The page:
At IDWeek 2023, a session on how increased rates of the HPV vaccine have resulted in a decline in certain conditions and disease states.
In her comprehensive update, "How HPV vaccination has changed HPV epidemiology and HPV-related disease," Lauri Markowitz, MD, team lead, HPV, associate director of science, from the CDC in Atlanta, Georgia, shared an in-depth analysis of the transformative impact of HPV vaccines.
Prophylactic HPV vaccines have demonstrated remarkable efficacy, exceeding 98%, and they are already proving to be effective in the prevention of anogenital warts, precancerous lesions, and cancer alike.
Recommendations for HPV vaccination have evolved since 2006, Markowitz noted. While initially recommended for females 11 or 12 years (with catch-up available through age 26), the guidelines expanded in 2011 to include males of the same age. With the addition of shared clinical decision-making for older individuals, vaccination is now available to those as young as 9 years, or as old as 45 years.
The impact of HPV vaccination in the United States has been impressive. Despite a lower rate of uptake compared to other vaccines, coverage rates for females now reaches 65%, with 78% receiving at least one dose. For males, the uptake was faster, with coverage roughly at similar levels. However, there remains a notable variation in coverage state-to-state, with the lowest rates in Montana, Texas, Florida, Wyoming, and Mississippi according to a 2021 CDC National Immunization Survey.
The most immediate marker of vaccination impact has been the decline in genital warts prevalence. Among those aged 14 to 19 years, there was a 56% reduction in prevalence from 2007 to 2010 (comparing pre- and post-vaccine eras). As coverage increased, the prevalence continued to decline, with an 88% reduction in vaccine-type HPV prevalence in those aged 14 to 19 years in 2018.
While monitoring the impact on cervical precancer screening is challenging due to evolving screening recommendations, there has been a significant decrease in precancerous lesions among younger age groups, while an increase was observed in older age groups (possibly due to increased detection and improved screening). Interestingly, these declines were strongest for vaccine types, with some additional evidence of cross-protection for non-vaccine types.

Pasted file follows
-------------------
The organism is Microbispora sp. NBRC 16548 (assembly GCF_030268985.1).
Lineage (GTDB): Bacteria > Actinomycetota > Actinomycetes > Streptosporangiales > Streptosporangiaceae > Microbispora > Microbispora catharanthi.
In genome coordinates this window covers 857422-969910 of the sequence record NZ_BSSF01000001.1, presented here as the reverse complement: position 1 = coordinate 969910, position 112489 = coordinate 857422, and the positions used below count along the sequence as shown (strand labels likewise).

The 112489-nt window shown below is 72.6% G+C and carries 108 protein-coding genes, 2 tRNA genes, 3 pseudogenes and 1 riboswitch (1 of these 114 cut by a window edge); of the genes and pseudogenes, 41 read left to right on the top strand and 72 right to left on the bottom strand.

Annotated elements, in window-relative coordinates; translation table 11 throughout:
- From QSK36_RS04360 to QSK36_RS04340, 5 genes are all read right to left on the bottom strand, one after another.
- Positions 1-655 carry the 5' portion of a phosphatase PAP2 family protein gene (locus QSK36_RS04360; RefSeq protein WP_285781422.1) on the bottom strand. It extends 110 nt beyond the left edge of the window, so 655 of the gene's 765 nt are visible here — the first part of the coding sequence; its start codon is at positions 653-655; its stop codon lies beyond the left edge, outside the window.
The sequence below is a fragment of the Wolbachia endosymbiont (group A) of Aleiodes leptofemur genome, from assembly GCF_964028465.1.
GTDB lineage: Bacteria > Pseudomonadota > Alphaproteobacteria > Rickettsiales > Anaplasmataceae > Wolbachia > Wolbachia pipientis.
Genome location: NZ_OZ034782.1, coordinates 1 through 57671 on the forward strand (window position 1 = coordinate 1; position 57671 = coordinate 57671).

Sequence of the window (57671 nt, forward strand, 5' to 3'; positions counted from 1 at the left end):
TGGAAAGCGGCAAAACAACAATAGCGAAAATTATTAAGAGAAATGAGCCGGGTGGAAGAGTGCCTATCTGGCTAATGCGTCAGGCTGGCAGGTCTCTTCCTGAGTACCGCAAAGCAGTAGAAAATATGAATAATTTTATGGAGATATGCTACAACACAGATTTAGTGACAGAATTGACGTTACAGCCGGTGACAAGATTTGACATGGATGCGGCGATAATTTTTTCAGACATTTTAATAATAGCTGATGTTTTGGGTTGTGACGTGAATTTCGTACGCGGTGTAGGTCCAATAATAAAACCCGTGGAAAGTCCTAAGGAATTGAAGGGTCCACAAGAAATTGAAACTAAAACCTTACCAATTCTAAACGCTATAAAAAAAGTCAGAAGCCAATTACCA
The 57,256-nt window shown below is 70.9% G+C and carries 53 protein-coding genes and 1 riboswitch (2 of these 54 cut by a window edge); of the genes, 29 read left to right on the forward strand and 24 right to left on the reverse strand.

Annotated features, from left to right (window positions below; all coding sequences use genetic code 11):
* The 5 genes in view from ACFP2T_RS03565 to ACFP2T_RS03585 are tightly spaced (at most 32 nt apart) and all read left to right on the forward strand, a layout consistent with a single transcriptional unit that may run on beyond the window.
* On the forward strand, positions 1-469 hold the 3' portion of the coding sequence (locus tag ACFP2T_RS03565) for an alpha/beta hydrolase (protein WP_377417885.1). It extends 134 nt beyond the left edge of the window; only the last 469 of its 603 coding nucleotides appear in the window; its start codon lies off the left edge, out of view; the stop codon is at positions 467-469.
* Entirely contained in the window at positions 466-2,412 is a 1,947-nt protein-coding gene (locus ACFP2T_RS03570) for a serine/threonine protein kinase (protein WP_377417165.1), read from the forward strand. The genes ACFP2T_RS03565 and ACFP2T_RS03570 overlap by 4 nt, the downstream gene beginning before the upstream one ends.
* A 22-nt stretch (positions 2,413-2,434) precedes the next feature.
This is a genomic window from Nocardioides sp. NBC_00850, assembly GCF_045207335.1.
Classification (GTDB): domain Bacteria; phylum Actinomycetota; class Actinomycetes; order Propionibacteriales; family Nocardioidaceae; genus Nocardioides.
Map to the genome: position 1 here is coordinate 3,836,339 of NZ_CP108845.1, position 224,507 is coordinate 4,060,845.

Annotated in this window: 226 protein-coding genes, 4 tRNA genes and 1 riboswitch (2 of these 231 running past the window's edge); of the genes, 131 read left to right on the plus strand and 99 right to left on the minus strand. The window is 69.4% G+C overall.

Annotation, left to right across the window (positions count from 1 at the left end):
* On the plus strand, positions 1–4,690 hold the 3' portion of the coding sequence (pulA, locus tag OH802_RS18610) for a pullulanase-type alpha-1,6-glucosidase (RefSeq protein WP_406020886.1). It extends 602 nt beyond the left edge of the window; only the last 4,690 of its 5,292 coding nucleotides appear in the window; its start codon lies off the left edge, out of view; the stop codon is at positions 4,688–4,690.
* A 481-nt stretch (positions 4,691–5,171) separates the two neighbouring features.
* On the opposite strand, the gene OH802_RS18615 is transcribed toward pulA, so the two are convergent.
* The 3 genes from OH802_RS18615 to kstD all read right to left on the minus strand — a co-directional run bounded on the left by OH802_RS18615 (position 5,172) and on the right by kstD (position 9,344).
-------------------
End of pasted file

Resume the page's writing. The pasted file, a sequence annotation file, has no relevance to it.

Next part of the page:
While the evidence for improved cancer rates will take years to manifest, the impact of these vaccines is also evident when assessing the incidence of juvenile onset recurrent respiratory papillomatosis. This rare but severe disease caused by HPV 6 or 11 has shown a steady and marked decrease since 2004.
Internationally, the vaccine's impact is just as clear. A meta-analysis from 65 studies across 4 high-income countries showed rapid declines in anogenital warts among females, even with herd immunity effects observed in males where vaccination was only offered to females. Further, a Swedish study linked HPV vaccination to a reduced risk of cervical cancer at a population level.
Despite these impressive results, Markowitz emphasized that challenges persist. The World Health Organization notes that many countries with high cervical cancer rates do not utilize the vaccine, primarily due to cost, delivery, and supply constraints.
Markowitz's lecture underscored the transformative role of HPV vaccination in reshaping the epidemiological landscape of HPV and its associated sequelae. Her work at the CDC, coupled with her collaboration with the Advisory Committee on Immunization Practices, has shaped the HPV vaccination program in the United States, and contributed to the hope for a future with reduced HPV-related morbidity and mortality thanks to this “cancer-preventing vaccine," said Markowitz.
Markowitz, L. How HPV vaccination has changed HPV epidemiology and HPV-related disease. IDWeek 2023. October 14, 2023. Boston, Massachusetts.